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This Nigerian-Canadian Aspiring Lawyer is Dedicated to Righting his Wrongs



Meet Nigerian-Canadian aspiring lawyer Ish Aderonmu who is sharing his story of how he paid a price for making a huge mistake, how he’s retracing his steps, and hopes his story can be a window for other young people building a life after a criminal conviction.

Ish was determined to improve the financial situation of his family when they moved to Philadelphia. This led him to buy and “source marijuana for a few friends.” On January 2010, he was arrested. He was charged with “Possession with Intent to Deliver a Controlled Substance”, criminal conspiracy, criminal use of a communication facility, and possession of a controlled substance.

Read his full story below:

Born in Nigeria, my family immigrated to Canada when I was 3. Beginning in Winnipeg, we moved 8 times over 10 years, as my parents sought to improve our lot, finally settling in Philad­elphia. I had little guidance regarding careers or pathways to success. I witnessed only hard work to make ends meet, but my family was always scraping by. Determined to improve my situation, I launched businesses that brought in revenue with little need for capital. I saw an opportunity to source marijuana for a few friends. A few months later, in January ’10, I was arrested. My bail was set at a whopping $200,000.

I pleaded guilty to “Possession with Intent to Deliver a Controlled Substance” and was sentenced to 6-23 months house-arrest plus 2-years of probation. The judge informed me that there may be immigration conseq­uences stemming from my plea, however, my lawyer asserted that the District Attorney had confirmed the plea would not affect my status. On the spot, I decided to continue. Unfort­unately, the District Attorney had no jurisd­iction over immigration, a fact I would learn the hard way.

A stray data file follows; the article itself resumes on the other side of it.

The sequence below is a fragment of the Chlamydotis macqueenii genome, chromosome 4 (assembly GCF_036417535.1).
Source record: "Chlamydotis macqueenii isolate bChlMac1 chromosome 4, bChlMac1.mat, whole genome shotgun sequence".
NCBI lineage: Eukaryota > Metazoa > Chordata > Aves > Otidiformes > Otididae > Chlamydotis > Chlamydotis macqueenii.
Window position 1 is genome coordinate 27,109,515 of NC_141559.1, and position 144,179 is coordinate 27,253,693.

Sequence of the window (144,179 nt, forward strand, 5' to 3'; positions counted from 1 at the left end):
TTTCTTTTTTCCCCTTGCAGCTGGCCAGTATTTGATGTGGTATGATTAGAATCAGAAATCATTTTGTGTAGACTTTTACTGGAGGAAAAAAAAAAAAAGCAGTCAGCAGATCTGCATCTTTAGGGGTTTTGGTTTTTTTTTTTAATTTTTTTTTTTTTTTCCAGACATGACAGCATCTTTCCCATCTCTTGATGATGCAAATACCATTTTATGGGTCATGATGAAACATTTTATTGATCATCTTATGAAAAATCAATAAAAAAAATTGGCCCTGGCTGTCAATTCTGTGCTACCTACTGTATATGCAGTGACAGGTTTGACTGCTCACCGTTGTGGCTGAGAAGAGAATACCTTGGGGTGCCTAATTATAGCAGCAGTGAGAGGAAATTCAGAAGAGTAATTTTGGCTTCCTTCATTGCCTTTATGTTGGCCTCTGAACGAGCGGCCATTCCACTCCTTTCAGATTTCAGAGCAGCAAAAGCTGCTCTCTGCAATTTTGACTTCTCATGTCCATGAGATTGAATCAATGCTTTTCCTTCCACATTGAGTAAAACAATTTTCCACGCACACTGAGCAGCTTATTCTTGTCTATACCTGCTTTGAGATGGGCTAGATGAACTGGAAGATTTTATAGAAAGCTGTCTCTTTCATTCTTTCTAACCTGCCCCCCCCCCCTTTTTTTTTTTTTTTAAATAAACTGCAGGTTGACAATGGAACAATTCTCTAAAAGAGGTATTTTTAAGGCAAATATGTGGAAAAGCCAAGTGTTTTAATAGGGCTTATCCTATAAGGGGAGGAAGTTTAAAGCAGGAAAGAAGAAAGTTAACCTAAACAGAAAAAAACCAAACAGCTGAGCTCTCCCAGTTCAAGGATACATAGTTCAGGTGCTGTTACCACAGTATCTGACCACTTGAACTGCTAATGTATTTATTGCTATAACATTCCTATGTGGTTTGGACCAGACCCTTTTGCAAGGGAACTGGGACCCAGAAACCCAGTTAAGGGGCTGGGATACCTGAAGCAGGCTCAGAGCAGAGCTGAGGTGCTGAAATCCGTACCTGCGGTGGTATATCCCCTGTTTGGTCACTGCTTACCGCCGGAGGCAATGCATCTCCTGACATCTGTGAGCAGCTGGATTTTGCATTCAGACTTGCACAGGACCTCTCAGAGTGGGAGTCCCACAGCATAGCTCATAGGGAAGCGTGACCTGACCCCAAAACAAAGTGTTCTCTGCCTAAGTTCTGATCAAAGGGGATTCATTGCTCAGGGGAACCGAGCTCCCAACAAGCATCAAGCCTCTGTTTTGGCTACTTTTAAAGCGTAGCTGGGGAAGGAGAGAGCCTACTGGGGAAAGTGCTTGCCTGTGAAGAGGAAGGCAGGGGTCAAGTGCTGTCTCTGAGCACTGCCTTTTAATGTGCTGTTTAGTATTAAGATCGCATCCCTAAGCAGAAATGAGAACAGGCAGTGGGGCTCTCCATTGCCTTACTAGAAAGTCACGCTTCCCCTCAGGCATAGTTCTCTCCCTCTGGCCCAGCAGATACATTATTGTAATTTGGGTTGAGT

Despite being a model citizen following my plea, in Jan ’12 ICE agents arrested me. I was imprisoned for forty-five days, awaiting a hearing. While incarc­erated, I researched my own case and discovered a way to end my incarc­eration. I was granted Voluntary Departure and was escorted by ICE agents to the Peace Bridge. I walked into Canada, alone. For years I struggled with the trauma of being imprisoned, uprooted and losing my sense of self.

Seeking meaning, I plunged into 2018, forging a transf­ormational year. I resigned from my job and reflected on my life and its purpose. I realized that I wanted to make my experiences matter, that I wanted to help other people in margin­alized situations rise to their potential, and in the process, find mine. This past year, I have forged relati­onships across the legal community and embarked on my advocacy journey.

A law degree will empower me to dedicate my full energy to shaping a legal system that affords everyone equitable access to justice; a mission that can only be achieved if the legal profession itself becomes more diverse, inclusive and accessible.

Photo Credit: IshAderonmu

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